The Art of Receiving Love

Letting yourself be loved is the most powerful thing you can do.

Eshal Rose
Jun 6, 2020 · 4 min read
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I have always been a giver in my relationships. I loved to give, whether it was through communicating with my partner throughout the day or putting in the effort to do something special for them. Giving love is second nature to me.

I didn’t have to think about it. If I loved someone I gave.

But, at the same time, receiving love made me uncomfortable.

If my partner did something for me, my immediate reaction was, “Oh! You didn’t have to do that”.

You didn’t have to come all the way just to pick me up.

You didn’t have to reply if you were busy.

I can do it myself you don’t have to help.

When that relationship ended, I had no idea why. I had put in so much effort, but it wasn’t enough. It was only months later that I came across the term-receiving love. And it was such an eye-opener.

Suddenly the failure of my previous relationship became clear to me. I gave love but resisted receiving it.

It was easy to buy gifts, compliment him or give focused attention, but when he gave it to me, I didn’t know how to respond.

Why is receiving love so much more difficult?

Many of us find receiving love much more challenging than giving. This is because our ego thinks we are unworthy. It wakes up that part of our inner self, which believes that we are not good enough or that we don’t deserve this attention/ love. It feels selfish to receive love, and being selfish is bad.

“There is a secret about human love that is commonly overlooked: Receiving it is much more scary and threatening than giving it.

-John Welwood

This goes way back to our childhood. Many of us cannot receive love because, as children, we didn’t receive unconditional love. We grow up learning in some way or form that we are unworthy of it.

According to the authors of ‘Receiving Love’ Harville Hendrix and Helen LaKelly Hunt, the root of the problem is self-rejection, which begins in childhood.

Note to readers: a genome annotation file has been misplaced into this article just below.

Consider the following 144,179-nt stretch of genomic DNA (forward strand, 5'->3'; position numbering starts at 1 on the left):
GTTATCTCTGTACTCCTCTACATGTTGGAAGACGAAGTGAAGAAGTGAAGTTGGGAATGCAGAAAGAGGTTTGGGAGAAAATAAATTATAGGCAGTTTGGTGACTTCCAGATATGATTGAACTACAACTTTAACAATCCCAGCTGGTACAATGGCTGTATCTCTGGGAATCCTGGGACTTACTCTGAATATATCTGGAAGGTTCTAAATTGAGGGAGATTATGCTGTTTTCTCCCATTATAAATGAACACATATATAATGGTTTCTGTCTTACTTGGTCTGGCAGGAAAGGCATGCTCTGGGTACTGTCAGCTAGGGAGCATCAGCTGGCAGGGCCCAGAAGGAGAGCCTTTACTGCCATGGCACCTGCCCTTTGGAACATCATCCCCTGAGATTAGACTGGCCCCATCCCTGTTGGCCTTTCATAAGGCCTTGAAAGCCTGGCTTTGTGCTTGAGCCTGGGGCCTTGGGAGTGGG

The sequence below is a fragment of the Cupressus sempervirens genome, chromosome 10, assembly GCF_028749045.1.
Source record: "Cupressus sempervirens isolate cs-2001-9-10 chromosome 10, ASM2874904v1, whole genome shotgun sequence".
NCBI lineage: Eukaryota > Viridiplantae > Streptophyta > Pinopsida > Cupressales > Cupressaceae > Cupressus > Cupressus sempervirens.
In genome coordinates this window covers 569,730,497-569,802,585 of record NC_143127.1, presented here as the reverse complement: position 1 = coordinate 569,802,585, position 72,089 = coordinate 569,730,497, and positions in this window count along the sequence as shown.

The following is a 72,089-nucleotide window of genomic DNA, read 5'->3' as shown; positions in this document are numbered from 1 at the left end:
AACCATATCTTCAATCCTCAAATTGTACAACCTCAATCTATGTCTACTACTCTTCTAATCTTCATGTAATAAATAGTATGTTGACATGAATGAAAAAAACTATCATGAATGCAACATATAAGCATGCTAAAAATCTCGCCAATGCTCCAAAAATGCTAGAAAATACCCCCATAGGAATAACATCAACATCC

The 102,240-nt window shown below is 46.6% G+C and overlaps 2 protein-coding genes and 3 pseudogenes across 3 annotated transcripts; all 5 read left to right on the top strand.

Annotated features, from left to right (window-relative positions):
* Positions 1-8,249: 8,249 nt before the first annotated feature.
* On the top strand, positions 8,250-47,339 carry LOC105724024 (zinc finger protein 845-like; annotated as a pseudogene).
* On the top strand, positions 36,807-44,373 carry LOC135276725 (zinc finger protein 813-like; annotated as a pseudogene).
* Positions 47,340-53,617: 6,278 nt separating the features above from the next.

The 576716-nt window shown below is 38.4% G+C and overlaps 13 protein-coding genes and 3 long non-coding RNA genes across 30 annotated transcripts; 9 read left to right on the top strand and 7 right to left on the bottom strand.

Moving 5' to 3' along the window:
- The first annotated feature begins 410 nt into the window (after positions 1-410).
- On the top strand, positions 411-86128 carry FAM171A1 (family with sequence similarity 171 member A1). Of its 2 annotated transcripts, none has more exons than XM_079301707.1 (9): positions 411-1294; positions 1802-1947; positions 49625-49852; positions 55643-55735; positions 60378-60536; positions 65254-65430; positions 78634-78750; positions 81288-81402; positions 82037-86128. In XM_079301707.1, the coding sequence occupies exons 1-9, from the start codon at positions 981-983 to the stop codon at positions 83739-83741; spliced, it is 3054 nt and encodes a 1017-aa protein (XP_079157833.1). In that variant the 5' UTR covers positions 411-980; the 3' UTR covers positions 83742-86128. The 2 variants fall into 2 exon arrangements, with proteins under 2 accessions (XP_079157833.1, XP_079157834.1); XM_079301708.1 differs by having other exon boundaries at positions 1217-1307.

We end up rejecting in ourselves what our parents or caretakers rejected in us. This manifests in our adult relationships, making it impossible to let in the love we want or need, even when our partners offer it to us. So we dismiss compliments or minimize gestures and create blocks to true intimacy.

How can we receive love?

Once I realized how I was blocking love subconsciously, I was able to transform myself and get better at it.

Learn your love language: Every person has a unique language for expressing and experiencing love broadly categorized as Physical Touch, Words of Affirmations, Quality Time, Acts of Service, and Receiving Gifts. If you know what makes you feel loved, you can teach your partner how to love you. It helps you communicate what is important to meet your emotional needs.

Learn your partner’s love language: Most people love others in the same way they want to be loved. Knowing your partner’s love language will help you recognize when they are giving you love in their own way.

Be a little selfish: Many of us have a negative emotion associated with being selfish. Selflessness is considered a virtue, so being selfish can bring up feelings of shame. But being selfless all the time will lead to your needs being unmet and ultimately develop into resentment. Develop a healthy balance between the two.

Practice communicating your needs: Do not assume that if your partner loves you, they can automatically understand how you feel. Be self-aware and understand your own needs first. Then practice communicating them whenever necessary.

Accept that you are worthy: This is probably the toughest thing to do. It is not easy to change your inner voice when that is what you have believed all your life. Take a step back and observe your emotions when receiving love makes you feel uncomfortable. Understand them and tell yourself that you are worthy of this love.

Open yourself to vulnerability: Most of us have a deep fear of intimacy. Due to past trauma, we put up walls around us to protect ourselves. These walls keep us from receiving love by blocking true intimacy. Showing your true self to someone else is terrifying, but it is also worth it. Vulnerability helps us to accept each other fully and brings us so much closer.

Learning how I was blocking myself from being loved set me free. It changed my way of thinking about love in my relationships with those closest to me.

Most people are not aware of their negative emotions towards receiving love. Recognizing and practicing to receive rather than just giving can lead to a much more satisfying and fulfilling relationship, not just with your partner but also with yourself.

Hello, Love

Love changes us. Love makes us human.

Eshal Rose

Written by

I write about feelings, emotions, and everything else that interests me. Human • Dentist • Writer • Curly Hair Enthusiast.

Hello, Love

Love changes us. Love makes us human.

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